His margin of victory may have been closer in Michigan than in 2008, but Tuesday night was a good night for Mitt Romney on many fronts.
In both the Arizona and Michigan Republican primaries, the former Massachusetts governor improved not just his share of the vote, but the total number of votes he won — reversing a trend that had seen him actually shed votes from 2008 in Iowa, Minnesota, Colorado, Nevada, Missouri and Maine.
With the exception of Missouri, whose primary wasn’t binding, all of those states were caucuses, where very conservative voters dominate. But in the other primaries, Mr. Romney has done well, improving his vote tally in each of them.
In Arizona, he won more than 215,000 votes, which was about 30,000 more than he won in 2008. And in Michigan, he won about 410,000 votes, or more than 70,000 better than he did the last time through.
Michigan also saw higher turnout overall in the GOP primary in 2012 than 2008 — which signals runner-up Rick Santorum’s strength as a candidate as well. The former Pennsylvania senator won more than 377,000 votes, which put him well ahead of Sen. John McCain’s second-place showing in 2008.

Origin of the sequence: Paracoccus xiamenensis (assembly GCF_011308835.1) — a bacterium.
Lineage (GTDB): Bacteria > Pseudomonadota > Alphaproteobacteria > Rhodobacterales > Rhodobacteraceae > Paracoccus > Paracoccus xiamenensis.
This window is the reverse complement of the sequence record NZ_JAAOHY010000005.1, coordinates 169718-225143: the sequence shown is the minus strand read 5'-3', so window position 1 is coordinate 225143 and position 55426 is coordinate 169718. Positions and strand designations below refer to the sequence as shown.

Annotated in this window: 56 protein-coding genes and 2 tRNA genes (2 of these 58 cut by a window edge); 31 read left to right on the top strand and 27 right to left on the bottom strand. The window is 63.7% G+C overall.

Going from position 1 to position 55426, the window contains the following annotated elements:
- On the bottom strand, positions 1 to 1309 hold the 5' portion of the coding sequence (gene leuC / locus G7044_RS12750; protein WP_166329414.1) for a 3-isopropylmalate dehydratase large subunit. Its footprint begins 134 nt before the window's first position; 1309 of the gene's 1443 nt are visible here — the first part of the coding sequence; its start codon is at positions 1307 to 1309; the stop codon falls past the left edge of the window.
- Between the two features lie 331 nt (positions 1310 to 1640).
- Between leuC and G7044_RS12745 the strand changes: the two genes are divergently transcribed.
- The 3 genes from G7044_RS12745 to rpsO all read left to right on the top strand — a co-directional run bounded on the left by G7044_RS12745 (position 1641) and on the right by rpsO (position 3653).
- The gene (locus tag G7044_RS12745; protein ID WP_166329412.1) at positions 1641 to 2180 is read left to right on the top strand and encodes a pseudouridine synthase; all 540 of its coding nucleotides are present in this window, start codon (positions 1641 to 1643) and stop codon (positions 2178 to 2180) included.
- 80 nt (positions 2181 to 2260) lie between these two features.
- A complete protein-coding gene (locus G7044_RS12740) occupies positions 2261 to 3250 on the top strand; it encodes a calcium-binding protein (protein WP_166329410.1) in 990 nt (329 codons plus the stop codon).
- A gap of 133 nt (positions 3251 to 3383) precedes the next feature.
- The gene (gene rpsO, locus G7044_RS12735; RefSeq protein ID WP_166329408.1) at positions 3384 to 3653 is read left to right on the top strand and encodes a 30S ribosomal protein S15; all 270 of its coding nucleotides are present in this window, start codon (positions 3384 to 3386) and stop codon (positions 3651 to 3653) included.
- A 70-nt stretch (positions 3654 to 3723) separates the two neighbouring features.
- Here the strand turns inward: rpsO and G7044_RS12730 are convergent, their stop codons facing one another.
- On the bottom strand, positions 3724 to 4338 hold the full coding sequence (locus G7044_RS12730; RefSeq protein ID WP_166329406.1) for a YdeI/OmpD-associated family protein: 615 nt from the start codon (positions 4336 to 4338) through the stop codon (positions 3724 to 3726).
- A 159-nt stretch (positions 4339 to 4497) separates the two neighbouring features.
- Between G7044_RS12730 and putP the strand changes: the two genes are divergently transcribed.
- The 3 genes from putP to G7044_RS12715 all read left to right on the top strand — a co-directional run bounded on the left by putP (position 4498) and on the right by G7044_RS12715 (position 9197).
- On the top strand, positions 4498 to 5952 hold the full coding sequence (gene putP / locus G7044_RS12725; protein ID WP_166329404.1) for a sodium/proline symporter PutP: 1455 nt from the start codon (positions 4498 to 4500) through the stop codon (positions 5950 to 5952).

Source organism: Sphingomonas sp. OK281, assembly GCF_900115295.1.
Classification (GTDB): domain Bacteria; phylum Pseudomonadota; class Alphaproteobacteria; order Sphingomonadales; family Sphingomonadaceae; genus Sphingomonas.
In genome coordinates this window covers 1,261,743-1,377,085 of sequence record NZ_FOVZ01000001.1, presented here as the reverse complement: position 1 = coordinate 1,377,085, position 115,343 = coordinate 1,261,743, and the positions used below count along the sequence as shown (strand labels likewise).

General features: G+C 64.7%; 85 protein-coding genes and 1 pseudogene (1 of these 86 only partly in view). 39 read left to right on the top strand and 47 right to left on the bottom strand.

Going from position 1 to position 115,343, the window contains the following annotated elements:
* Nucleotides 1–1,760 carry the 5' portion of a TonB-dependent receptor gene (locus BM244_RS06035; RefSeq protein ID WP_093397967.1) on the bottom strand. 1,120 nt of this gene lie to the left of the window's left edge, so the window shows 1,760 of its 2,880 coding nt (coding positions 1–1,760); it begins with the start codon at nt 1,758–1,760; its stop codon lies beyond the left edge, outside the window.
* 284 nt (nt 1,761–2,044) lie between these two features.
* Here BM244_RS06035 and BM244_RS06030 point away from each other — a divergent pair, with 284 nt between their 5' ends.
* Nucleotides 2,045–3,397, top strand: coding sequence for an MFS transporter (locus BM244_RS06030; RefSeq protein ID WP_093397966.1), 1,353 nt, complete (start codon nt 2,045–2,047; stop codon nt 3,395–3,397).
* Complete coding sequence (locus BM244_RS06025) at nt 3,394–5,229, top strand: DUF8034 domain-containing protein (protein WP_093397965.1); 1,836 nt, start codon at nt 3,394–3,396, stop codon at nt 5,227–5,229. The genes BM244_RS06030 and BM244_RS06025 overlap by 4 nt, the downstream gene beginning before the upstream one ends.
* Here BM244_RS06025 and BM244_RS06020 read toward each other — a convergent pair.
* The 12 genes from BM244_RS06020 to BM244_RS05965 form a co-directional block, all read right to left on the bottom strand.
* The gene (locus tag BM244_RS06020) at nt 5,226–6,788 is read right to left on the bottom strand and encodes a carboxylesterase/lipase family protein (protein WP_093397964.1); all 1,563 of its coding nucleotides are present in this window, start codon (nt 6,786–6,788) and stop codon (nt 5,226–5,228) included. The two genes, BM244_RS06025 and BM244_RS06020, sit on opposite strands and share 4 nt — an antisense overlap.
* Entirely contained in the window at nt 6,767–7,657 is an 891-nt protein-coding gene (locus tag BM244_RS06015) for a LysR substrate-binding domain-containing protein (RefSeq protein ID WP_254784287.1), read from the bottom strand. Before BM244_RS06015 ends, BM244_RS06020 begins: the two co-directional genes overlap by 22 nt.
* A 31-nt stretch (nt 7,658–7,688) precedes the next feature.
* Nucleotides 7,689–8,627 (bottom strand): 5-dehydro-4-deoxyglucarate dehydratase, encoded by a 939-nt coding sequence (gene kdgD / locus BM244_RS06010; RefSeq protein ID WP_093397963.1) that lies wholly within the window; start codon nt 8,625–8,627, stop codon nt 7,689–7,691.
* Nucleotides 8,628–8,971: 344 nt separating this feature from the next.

Exit polls show Mr. Romney won across almost every demographic group in Arizona, where his chief worry is that he won only 38 percent of the Hispanic vote, which was well behind his share of the overall vote. Both former House Speaker Newt Gingrich and Texas Rep. Ron Paul, who have taken the least restrictive stances on illegal immigration, did better among Hispanics.
In Michigan, Mr. Romney’s margin of victory appears to have come from women voters. Mr. Santorum stumbled among that population. And Mr. Romney did well among the wealthier and better-educated — which leaves open to Mr. Santorum the populist path he has at times tried to pursue in his quest for the GOP nomination.
In probably the most telling statistic of the night, Mr. Santorum won among those who “strongly support” the tea party movement, and those who “strongly oppose” it, while Mr. Romney won those who somewhat support it, somewhat oppose it or were neutral. That suggests Mr. Santorum did, in fact, benefit somewhat from Democrats and independents who voted for him in order to try to make Mr. Romney’s path to the nomination more difficult.